One of the world's biggest consumer products companies, Unilever, is calling on the Federal Government to lead in the war against plastic pollution by introducing an agreement for companies.
While the Government has pledged to make all plastic packaging reusable, recyclable or compostable by 2025, Unilever is calling for "stronger co-ordination around how targets are delivered".
The Government has not set a target for how much recycled content it wants to see in packaging, so Unilever says it has been "leading from the front", re-inventing its packaging to include recycled plastic.
It recently launched a locally-manufactured plant-based laundry detergent in a bottle made from 25 per cent recycled plastic, estimating that a year of average sales for the product would be equivalent to removing 7 million single-use plastic bags from the environment.
The company now plans to expand its use of recycled plastic to other brands.
But businesses spending on innovation to improve sustainability risk being undercut by rivals using cheaper virgin materials.
"To what degree can the Government help industry take the right decisions and provide incentives?" Unilever Australia and New Zealand chief executive Clive Stiff said.
Mr Stiff said it would be "great" if Australia introduced a similar agreement to the UK's Plastics Pact, which has committed some of the world's biggest companies — including Unilever — to a set of sustainability targets.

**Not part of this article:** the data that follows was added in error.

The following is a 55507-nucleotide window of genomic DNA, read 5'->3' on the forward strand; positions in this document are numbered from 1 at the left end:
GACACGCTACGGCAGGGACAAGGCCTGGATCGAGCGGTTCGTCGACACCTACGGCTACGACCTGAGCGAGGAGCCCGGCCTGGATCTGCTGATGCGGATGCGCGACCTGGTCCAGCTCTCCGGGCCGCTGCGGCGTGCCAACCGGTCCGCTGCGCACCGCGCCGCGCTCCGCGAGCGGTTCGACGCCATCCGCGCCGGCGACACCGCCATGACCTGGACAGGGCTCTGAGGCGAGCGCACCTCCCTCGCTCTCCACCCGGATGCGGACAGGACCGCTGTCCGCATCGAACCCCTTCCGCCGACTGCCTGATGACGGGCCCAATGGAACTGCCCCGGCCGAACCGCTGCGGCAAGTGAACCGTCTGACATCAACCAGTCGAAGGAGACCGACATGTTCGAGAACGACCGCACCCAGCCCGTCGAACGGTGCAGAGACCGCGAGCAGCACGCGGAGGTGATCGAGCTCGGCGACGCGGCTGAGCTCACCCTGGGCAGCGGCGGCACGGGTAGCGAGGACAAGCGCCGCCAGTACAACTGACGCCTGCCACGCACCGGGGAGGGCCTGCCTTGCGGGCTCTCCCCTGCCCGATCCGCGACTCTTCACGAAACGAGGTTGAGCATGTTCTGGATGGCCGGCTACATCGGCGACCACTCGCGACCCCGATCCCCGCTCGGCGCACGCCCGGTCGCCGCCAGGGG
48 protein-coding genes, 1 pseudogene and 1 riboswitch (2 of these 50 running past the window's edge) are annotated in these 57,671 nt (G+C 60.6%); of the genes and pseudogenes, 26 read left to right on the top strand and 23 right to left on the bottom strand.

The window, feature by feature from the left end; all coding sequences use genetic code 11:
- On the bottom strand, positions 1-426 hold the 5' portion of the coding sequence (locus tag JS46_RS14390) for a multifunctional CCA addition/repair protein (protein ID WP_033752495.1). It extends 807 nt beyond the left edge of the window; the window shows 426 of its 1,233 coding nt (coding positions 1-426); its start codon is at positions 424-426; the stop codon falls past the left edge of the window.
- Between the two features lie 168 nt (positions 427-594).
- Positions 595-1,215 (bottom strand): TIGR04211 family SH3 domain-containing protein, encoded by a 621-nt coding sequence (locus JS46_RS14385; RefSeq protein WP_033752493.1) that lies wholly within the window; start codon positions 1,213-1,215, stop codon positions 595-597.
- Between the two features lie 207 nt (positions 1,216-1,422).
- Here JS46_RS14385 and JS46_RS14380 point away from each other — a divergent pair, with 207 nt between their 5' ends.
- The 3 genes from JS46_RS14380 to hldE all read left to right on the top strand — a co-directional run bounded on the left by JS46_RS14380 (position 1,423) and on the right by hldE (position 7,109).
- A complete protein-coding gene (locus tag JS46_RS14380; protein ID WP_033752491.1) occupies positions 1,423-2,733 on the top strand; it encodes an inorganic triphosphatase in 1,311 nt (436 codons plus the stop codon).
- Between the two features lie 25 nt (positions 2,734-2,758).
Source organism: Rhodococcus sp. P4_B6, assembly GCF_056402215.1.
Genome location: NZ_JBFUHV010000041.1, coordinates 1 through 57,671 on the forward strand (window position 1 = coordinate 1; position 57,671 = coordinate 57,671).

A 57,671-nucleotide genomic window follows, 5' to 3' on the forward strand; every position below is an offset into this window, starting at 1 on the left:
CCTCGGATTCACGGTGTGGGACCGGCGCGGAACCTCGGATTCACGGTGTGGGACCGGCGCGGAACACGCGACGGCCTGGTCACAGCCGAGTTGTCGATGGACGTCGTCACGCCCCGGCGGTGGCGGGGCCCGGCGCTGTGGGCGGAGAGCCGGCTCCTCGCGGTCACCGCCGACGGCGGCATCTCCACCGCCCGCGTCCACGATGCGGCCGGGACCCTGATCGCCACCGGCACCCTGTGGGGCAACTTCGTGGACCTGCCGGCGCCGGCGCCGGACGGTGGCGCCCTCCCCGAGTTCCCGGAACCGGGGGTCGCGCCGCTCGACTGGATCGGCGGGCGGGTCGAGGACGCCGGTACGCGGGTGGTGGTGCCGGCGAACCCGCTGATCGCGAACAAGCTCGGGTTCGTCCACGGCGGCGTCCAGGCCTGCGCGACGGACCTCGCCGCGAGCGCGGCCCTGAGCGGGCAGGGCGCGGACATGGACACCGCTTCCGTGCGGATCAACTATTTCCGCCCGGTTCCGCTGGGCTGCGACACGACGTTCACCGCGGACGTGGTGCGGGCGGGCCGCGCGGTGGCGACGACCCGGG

"That would speed up things considerably," he said.
"To the degree that such an agreement could be monitored and binding, so much the better."
An agreement would also establish certain and predictable demand for post-consumer recycled plastic, which is still scarce in Australia and more expensive than virgin materials, Mr Stiff said.'What are the next steps to get there?'
Marcus Gover, the chief executive of NGO Waste and Resources Action Program (WRAP), which was instrumental in bringing about the UK's plastics agreement, welcomed Australia's new plastic packaging target, but said it was only the first step.
"Trying to put together a roadmap about how to get to these targets would be a good next step," Mr Gover said during a visit to Sydney.
"If packaging is going to be recyclable and you're going to get it all recycled, then what are the next steps to get there?"
Environment Minister Josh Frydenberg said setting the target was a big move in itself.
"That's a significant change. It's an ambitious target and we could reach it earlier," he said.
Mr Frydenberg said it was "a message to industry to adjust, to put in place new processes, new guidelines and to deliver on that objective by 2025 or earlier".Recycling differences 'slowing things down'
Unilever also called for the right policy settings to be put in place, and some standardisation of the waste management laws and regulations in place across three tiers of government.
"Recycling facilities across Australia are at different stages of life [regarding] what they will accept and what they won't," Mr Stiff said.
"Certain things are recyclable in some council areas, but not in others. All of that makes it extremely complex and slows things down."
Mr Frydenberg said the Government was committed to expanding domestic recycling.
"We're going to work constructively with the states and territories and industry to improve and increase our domestic recycling capacity," he said.
This week, supermarket Woolworths banned single-use plastic bags. Its competitor Coles will follow next week.
Both companies have committed to reduce the amount of plastic packaging in their stores and increase recycled content on their shelves.